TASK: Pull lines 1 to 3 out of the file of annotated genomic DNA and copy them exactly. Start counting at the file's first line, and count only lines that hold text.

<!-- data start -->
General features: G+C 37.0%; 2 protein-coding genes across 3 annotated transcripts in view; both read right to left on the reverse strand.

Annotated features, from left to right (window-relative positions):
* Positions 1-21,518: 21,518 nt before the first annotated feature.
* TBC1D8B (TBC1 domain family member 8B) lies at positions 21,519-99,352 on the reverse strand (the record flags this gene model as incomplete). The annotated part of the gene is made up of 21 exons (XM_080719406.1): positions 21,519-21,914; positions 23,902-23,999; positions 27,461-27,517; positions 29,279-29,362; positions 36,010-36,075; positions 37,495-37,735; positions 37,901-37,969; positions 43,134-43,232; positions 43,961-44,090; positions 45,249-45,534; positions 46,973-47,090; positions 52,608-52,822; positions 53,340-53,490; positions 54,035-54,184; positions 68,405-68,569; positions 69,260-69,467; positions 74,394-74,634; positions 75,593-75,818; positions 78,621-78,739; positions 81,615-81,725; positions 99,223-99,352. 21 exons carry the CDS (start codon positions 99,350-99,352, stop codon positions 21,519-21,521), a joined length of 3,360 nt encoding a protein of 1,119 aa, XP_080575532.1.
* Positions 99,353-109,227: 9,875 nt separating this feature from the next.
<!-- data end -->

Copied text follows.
General features: G+C 37.0%; 2 protein-coding genes across 3 annotated transcripts in view; both read right to left on the reverse strand.

Annotated features, from left to right (window-relative positions):
* Positions 1-21,518: 21,518 nt before the first annotated feature.